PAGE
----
Genotyping Chip (credit Maggie Bartlett, NHGRI )
Last Thursday, Stevenson PHIST majors were given an opportunity that may come only once in a lifetime: an opportunity to document one of the most important scientific projects in human history.
Dr. Christopher Donohue, historian of the Human Genome Project at the National Institutes of Health spoke with thirteen Public History majors at Stevenson’s History Forum. His objective: to engage our best students as history interns at the National Human Genome Research Institute near Bethesda, Maryland. Impressed with the ability of the Stevenson Public History Program to educate public historians with a strong background in archival operations– as displayed by the abilities of his most recent hire, Dan Scotten ’14– Dr. Donohue would like to engage one intern per semester helping the Project. His ideal candidate will be a history major with a deep interest in the history of science, or a science major with similar historical interests.
The National Institutes of Health described the Human Genome Project as: “… one of the great feats of exploration in history – an inward voyage of discovery rather than an outward exploration of the planet or the cosmos; an international research effort to sequence and map all of the genes – together known as the genome – of members of our species, Homo sapiens. Completed in April 2003, the HGP gave us the ability, for the first time, to read nature’s complete genetic blueprint for building a human being.”
DNA Model (credit: Maggie Bartlett, NHGRI)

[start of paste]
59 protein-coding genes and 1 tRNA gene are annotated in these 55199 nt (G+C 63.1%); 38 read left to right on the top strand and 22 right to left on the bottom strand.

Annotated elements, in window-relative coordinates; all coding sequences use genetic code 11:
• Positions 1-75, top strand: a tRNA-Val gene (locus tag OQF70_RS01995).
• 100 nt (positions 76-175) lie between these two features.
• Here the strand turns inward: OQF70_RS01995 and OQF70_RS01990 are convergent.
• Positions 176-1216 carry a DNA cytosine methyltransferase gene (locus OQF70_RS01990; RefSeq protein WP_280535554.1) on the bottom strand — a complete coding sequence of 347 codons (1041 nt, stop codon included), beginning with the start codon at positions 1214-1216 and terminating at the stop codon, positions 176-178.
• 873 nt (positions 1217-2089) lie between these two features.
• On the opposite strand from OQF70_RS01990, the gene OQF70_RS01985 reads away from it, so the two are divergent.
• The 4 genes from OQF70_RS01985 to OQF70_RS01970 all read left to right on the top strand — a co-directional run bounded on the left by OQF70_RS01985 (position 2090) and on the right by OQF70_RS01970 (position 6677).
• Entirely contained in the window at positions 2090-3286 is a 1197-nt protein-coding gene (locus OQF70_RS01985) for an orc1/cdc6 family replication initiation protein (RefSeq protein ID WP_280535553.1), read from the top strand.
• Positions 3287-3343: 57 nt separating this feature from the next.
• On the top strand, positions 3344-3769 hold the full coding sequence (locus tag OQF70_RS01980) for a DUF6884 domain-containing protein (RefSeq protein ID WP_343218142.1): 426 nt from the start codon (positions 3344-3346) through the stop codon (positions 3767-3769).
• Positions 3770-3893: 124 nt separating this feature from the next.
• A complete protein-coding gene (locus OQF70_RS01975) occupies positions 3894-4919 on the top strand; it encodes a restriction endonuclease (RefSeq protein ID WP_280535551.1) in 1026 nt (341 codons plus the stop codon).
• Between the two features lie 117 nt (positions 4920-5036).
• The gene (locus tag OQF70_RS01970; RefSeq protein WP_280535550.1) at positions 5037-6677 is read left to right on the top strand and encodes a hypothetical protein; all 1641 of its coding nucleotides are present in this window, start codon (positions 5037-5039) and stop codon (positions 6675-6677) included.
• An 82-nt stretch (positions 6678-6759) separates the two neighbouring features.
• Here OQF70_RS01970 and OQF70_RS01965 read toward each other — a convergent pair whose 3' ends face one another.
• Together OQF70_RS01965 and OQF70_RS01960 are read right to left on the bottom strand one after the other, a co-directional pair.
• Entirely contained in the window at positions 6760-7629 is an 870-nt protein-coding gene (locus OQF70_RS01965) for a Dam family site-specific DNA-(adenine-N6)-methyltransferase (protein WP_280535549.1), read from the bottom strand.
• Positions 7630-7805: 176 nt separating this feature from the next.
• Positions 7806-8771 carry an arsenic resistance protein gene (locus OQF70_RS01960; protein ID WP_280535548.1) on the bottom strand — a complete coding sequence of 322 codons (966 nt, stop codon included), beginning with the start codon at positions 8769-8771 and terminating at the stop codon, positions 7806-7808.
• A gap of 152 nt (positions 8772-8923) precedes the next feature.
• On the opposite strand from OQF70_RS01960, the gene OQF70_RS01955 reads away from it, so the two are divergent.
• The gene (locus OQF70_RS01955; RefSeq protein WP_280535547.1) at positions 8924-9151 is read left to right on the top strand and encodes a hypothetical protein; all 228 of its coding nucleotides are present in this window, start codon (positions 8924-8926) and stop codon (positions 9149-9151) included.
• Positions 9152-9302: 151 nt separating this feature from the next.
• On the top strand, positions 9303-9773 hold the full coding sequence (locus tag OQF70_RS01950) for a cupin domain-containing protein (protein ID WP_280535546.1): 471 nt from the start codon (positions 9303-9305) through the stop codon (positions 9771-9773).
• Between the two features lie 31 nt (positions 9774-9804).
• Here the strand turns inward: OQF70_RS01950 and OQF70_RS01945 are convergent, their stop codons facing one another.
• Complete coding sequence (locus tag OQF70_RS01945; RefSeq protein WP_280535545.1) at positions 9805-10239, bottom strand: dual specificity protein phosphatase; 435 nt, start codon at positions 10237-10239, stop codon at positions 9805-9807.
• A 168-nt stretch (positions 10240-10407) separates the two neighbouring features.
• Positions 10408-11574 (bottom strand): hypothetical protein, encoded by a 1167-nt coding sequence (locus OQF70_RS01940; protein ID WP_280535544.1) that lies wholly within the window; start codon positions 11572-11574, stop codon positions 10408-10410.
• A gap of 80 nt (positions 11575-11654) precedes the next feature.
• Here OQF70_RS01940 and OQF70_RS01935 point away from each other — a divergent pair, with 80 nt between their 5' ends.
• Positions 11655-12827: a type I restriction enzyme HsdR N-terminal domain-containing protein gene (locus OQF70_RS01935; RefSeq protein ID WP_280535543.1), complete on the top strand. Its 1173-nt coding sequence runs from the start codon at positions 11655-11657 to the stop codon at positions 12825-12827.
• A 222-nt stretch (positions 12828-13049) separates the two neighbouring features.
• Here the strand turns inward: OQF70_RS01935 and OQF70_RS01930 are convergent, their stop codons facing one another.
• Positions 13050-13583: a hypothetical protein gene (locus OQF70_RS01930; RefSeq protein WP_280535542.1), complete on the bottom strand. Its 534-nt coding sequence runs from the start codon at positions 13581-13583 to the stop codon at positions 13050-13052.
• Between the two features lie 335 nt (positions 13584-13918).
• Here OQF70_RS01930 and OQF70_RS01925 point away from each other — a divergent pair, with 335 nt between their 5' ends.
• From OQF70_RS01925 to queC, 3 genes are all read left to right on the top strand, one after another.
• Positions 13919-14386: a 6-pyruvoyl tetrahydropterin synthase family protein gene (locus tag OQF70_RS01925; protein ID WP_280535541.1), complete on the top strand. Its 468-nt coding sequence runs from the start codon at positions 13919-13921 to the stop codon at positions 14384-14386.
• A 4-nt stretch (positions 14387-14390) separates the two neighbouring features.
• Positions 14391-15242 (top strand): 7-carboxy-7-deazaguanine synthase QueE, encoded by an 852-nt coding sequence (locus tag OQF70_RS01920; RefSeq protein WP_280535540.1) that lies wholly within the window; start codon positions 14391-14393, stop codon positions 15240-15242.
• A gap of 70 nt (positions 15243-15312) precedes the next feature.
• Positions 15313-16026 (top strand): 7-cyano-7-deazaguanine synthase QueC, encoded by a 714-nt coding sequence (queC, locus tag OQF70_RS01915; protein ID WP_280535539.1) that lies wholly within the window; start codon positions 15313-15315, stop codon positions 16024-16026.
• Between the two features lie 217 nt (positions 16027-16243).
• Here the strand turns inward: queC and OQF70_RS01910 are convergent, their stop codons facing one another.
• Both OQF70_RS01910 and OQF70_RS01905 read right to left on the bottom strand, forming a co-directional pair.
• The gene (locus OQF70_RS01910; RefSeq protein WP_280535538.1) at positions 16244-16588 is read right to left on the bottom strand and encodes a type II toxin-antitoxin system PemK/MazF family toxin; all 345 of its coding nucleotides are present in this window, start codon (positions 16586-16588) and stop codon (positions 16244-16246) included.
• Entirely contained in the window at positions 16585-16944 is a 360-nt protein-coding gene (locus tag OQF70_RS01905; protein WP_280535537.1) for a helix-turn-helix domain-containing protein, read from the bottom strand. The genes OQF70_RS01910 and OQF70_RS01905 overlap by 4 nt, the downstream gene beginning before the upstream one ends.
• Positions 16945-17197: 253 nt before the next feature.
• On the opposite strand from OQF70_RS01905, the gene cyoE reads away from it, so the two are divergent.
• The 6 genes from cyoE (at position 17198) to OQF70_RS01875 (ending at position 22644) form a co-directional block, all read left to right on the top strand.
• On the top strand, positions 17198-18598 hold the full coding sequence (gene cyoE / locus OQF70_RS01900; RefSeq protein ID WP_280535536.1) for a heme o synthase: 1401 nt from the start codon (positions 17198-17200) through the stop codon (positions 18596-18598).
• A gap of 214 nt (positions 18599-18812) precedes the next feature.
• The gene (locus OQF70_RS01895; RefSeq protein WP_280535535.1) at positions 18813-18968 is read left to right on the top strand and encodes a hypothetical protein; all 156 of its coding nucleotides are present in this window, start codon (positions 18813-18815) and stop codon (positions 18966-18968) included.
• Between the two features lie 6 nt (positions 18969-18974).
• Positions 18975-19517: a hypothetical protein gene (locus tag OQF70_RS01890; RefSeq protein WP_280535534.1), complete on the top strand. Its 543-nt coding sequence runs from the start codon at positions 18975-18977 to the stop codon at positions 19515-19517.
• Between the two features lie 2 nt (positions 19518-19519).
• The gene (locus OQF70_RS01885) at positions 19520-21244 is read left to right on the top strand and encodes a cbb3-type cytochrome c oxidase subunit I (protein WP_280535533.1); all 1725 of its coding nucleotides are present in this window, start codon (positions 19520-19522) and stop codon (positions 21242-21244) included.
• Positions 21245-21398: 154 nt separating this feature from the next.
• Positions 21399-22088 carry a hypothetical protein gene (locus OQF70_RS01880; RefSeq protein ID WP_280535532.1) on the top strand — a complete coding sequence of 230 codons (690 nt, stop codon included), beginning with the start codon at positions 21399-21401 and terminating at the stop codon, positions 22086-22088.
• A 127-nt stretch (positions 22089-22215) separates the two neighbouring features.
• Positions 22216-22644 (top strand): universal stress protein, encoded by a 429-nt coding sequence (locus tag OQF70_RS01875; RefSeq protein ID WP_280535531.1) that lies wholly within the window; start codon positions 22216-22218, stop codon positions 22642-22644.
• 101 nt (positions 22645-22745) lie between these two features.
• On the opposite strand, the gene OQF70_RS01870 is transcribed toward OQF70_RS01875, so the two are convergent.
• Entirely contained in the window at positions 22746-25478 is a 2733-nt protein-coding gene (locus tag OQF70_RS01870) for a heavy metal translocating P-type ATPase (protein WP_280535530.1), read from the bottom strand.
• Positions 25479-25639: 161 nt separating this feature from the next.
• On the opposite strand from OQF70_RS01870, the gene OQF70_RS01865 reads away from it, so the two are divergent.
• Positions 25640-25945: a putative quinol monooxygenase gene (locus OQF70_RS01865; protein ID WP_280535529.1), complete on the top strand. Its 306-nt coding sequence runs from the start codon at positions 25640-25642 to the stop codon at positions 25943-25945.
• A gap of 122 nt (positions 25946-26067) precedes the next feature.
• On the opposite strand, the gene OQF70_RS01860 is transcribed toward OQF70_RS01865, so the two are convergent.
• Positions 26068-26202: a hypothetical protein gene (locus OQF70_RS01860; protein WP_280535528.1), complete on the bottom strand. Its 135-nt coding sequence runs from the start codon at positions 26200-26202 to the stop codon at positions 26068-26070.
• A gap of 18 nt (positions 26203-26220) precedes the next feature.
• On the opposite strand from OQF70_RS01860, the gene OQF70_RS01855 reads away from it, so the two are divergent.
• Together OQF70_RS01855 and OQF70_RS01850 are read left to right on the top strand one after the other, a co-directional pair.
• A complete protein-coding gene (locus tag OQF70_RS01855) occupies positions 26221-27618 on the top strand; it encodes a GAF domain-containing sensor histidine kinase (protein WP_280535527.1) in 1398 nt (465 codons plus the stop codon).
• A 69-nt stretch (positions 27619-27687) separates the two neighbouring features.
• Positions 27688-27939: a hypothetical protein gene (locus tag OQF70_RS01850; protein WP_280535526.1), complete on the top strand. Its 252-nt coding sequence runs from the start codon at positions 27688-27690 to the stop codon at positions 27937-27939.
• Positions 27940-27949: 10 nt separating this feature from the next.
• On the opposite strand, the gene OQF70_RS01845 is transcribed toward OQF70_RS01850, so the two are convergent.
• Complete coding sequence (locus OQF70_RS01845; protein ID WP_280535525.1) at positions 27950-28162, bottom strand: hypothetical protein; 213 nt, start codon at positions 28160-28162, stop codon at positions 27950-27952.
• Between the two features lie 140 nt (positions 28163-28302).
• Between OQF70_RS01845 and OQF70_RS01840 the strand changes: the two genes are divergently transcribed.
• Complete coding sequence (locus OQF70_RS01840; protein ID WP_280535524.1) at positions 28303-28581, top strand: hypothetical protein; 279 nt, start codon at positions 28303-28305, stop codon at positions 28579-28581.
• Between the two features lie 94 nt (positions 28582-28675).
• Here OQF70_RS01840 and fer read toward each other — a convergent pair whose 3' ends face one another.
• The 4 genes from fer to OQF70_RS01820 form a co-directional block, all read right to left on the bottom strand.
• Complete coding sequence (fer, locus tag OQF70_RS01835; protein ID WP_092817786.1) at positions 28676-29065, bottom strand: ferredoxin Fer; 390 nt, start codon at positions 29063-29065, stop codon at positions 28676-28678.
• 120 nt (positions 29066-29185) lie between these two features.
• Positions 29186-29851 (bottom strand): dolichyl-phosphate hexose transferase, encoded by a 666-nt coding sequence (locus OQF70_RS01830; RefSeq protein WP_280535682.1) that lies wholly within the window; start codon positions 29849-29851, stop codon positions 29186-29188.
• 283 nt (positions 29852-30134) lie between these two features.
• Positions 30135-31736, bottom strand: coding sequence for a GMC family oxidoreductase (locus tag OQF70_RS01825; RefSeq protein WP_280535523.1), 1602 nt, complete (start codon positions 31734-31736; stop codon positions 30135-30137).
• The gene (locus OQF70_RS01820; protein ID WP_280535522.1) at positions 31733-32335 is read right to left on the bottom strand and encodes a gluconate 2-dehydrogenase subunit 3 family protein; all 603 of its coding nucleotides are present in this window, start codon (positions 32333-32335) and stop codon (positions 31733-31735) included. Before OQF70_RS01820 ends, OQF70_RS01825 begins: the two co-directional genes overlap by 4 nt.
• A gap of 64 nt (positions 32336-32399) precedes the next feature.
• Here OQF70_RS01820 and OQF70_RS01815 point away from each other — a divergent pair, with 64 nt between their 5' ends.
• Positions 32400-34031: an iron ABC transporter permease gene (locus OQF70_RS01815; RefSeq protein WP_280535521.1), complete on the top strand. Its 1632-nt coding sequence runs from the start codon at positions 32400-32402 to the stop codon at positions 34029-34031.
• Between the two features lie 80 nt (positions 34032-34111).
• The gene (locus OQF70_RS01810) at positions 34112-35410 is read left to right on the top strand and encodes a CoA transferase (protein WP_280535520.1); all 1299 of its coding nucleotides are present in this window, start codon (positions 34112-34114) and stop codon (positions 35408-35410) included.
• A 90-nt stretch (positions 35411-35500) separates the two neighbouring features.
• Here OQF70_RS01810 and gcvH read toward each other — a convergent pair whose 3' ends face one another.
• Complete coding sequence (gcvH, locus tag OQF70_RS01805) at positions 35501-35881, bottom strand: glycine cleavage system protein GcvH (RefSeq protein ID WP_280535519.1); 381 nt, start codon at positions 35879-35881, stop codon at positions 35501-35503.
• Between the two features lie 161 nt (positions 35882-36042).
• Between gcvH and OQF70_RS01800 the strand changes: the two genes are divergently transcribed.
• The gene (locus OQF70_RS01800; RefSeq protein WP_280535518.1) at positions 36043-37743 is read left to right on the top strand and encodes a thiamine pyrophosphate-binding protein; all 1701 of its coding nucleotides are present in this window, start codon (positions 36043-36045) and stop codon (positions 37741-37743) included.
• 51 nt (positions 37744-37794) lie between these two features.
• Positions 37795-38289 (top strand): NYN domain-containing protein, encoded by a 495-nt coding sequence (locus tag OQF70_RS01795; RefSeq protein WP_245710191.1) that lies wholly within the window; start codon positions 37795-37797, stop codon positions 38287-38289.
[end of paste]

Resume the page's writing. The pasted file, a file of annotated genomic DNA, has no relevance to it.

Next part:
“Mapping the human genome has been compared with putting a man on the moon, but I believe it is more than that,” said T. Michael Dexter in a press release in June 2000. “This is the outstanding achievement not only of our lifetime, but in terms of human history. A few months ago I compared the project to the invention of the wheel. On reflection, it is more than that. I can well imagine technology making the wheel obsolete. But this code is the essence of mankind, and as long as humans exists, this code is going to be important and will be used.”
While much scientific work has been undertaken in the last decade in support of the Human Genome Project, the work by historians to document the project is just beginning. With hundreds of thousands of documents on hand and millions more yet to arrive, Dr. Donohue is involved in an “institute-wide initiative to capture and preserve the details of its historic role in the Human Genome Project and in subsequent genomics programs.”
Purified DNA, fluorescing orange under UV light (credit: Mike Mitchell, NCI Visuals Online)
Stevenson undergrad interns will work alongside Dr. Donohue as he develops new standard operating procedures, new ways to archive born digital documents, new understandings of the project through oral history, as well as new interpretations of the significance of the Human Genome Project. Although this opportunity is headquartered in Stevenson’s Public History Program, it is open to all Stevenson students who possess the knowledge, experience, and desire to excel in this internship. If you are interested, please contact: Glenn T. Johnston, Chair of Humanities & Public History ( firstname.lastname@example.org).
For more information regarding the National Human Genome Research Institute, please follow this link: www.genome.gov